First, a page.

Monday, December 5, 2011

The Problem with Black Swan Events

Richard Fernandez writes about why our elites are so inept at predicting "black swan" events, drawing from this article at Foreign Affairs by Nassim Taleb and Mark Blyth (which unfortunately is behind a pay-wall).

However, the premise starts with asking the question of why didn't anyone predict the fall of the Egyptian government or the financial crises? Taleb concludes:
The critical issue in both cases is the artificial suppression of volatility -- the ups and downs of life -- in the name of stability. It is both misguided and dangerous to push unobserved risks further into the statistical tails of the probability distribution of outcomes and allow these high-impact, low-probability "tail risks" to disappear from policymakers' fields of observation. What the world is witnessing in Tunisia, Egypt, and Libya is simply what happens when highly constrained systems explode.

Complex systems that have artificially suppressed volatility tend to become extremely fragile, while at the same time exhibiting no visible risks. In fact, they tend to be too calm and exhibit minimal variability as silent risks accumulate beneath the surface. Although the stated intention of political leaders and economic policymakers is to stabilize the system by inhibiting fluctuations, the result tends to be the opposite. These artificially constrained systems become prone to "Black Swans" -- that is, they become extremely vulnerable to large-scale events that lie far from the statistical norm and were largely unpredictable to a given set of observers.

Such environments eventually experience massive blowups, catching everyone off-guard and undoing years of stability or, in some cases, ending up far worse than they were in their initial volatile state. Indeed, the longer it takes for the blowup to occur, the worse the resulting harm in both economic and political systems.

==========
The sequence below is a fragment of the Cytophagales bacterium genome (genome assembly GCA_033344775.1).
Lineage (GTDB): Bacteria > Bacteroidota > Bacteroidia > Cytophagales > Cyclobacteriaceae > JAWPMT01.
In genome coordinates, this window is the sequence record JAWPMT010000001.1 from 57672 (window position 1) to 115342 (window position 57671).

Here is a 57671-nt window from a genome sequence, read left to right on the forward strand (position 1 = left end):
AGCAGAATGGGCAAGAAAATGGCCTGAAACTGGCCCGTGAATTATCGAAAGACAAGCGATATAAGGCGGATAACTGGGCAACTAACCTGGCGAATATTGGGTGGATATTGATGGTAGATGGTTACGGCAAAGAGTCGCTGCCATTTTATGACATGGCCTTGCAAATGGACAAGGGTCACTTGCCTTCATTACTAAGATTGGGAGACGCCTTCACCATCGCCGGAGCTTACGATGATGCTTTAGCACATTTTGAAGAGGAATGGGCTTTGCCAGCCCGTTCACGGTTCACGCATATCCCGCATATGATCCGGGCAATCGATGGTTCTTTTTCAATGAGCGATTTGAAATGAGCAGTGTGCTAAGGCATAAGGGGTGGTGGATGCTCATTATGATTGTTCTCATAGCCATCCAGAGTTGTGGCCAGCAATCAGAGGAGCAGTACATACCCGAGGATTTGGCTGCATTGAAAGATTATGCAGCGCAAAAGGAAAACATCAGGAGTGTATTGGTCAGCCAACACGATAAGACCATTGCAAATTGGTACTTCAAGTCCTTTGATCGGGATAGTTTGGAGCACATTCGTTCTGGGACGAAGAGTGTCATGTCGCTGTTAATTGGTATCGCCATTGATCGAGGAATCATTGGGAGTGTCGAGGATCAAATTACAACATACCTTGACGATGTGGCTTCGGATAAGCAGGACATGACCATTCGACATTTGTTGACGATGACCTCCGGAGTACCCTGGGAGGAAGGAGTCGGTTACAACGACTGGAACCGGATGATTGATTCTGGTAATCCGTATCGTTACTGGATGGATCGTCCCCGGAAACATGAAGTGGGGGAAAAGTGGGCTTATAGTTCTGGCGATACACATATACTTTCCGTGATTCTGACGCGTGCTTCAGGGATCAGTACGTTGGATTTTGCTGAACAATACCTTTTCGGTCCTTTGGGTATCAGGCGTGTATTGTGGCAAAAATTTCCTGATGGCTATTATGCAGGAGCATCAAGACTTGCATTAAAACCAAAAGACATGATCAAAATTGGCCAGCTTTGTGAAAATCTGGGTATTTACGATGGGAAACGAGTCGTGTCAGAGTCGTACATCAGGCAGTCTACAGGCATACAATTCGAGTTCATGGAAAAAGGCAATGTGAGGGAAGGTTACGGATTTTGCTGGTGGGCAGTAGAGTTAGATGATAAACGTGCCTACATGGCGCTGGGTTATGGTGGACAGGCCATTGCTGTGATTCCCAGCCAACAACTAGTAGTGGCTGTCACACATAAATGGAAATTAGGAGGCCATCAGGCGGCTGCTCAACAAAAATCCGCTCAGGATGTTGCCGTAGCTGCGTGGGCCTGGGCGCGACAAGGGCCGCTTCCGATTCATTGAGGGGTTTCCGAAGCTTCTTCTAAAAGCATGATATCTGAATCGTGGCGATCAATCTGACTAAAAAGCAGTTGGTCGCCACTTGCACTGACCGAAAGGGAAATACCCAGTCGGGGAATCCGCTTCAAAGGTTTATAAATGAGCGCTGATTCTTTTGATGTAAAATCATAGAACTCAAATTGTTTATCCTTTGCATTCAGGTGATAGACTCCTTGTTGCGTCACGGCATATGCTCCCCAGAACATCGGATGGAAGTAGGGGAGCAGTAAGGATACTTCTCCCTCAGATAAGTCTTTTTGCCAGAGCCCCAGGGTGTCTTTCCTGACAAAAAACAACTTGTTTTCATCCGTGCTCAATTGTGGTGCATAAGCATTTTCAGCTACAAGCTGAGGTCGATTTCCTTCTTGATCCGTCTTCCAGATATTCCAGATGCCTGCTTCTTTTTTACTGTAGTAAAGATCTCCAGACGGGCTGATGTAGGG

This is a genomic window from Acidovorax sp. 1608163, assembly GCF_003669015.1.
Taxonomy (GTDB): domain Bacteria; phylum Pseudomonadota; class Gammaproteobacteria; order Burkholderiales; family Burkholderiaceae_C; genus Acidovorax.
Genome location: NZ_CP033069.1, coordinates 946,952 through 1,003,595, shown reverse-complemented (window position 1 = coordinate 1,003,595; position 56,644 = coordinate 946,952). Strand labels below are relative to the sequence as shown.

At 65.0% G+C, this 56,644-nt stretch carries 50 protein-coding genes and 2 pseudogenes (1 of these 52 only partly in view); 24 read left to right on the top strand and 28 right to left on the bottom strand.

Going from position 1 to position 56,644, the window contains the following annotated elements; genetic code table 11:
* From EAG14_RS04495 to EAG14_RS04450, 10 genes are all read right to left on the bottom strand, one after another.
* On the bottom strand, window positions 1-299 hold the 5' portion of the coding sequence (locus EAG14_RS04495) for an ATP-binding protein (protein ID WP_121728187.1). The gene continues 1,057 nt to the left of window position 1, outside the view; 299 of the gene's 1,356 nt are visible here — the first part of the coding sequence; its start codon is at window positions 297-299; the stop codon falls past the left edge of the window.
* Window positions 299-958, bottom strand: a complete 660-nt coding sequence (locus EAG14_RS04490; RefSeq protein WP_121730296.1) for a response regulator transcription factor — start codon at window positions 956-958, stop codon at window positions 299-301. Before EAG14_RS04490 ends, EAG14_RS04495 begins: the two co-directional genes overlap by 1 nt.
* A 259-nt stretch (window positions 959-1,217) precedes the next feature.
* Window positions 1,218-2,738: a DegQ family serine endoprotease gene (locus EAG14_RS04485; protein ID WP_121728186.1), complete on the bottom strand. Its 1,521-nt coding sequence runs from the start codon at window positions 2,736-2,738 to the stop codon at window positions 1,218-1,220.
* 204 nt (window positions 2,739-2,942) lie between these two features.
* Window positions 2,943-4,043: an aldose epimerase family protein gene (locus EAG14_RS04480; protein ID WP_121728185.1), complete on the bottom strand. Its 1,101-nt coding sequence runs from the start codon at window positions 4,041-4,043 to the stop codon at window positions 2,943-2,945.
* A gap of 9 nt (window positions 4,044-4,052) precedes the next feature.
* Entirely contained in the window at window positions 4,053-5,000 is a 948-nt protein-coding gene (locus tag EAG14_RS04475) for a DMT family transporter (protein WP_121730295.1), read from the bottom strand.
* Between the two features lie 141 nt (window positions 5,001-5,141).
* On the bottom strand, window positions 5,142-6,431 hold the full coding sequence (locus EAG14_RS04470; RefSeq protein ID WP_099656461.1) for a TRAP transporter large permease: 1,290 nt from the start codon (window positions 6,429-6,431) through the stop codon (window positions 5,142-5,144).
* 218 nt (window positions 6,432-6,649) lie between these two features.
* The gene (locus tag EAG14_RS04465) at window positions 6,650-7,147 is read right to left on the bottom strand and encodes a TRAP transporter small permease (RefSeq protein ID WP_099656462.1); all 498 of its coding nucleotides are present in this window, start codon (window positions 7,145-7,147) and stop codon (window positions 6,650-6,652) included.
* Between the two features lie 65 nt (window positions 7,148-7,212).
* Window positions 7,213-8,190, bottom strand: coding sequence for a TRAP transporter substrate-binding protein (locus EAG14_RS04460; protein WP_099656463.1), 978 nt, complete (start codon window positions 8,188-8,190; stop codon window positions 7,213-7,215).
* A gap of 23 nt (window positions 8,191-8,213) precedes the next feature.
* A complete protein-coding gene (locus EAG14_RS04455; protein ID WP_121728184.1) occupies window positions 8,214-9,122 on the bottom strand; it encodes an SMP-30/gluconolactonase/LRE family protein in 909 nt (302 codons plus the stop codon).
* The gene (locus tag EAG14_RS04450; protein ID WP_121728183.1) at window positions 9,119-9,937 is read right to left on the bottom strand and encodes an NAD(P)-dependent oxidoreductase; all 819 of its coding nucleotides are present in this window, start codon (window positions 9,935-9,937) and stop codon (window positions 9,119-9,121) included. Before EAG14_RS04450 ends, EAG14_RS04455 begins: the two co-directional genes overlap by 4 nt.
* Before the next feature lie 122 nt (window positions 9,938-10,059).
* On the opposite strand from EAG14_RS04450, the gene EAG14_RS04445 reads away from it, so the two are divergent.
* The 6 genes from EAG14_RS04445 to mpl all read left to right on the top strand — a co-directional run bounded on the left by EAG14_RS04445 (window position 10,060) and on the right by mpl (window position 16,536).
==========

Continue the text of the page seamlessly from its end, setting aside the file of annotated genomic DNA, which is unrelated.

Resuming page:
Fernandez elaborates:
...there is very little chance that anyone “serious” (like a major politician or newspaper) will take up decentralizing power as an issue, for what Taleb’s analysis implies is that the elites need to lose power. Just as the US Congress has responded to deficit crisis by appointing an even smaller “supercommitee,” the EU has similarly reacted to its woes by saying “we need more control, we need more discipline, we need a tighter union.” Yes, all we need to free ourselves from the last 5 Year Plan is another 5 Year Plan. Not.

One might even conjecture that a single, centralized narrative is in itself inimical to information. When E. E. Schattschneider said, “Democracy is not to be found in the parties but between the parties,” he was on to something. It is not that either party has the truth, but simply that a debate between any two genuinely opposed sides facilitates the emergence of the truth, even as a byproduct. This is a clue to why freedom works. It prevents the emergence of a single authoritative dogma, which left to itself would ruthlessly exterminate all other points of view, the truth in especial, if it were inconvenient.

In a sense the giant Black Swan is the dual of the giant, too-big-to-fail, too-precious-to-abandon project. They need to be dismantled. It also implies that the OODA loop needs to move down so its response time can be shortened. But that requires an admission that in a very fundamental sense the elites are not in control — that we’re riding the bronco — that the world cannot always be bent to their will. That admission can only be pried from their cold, powerless hands.

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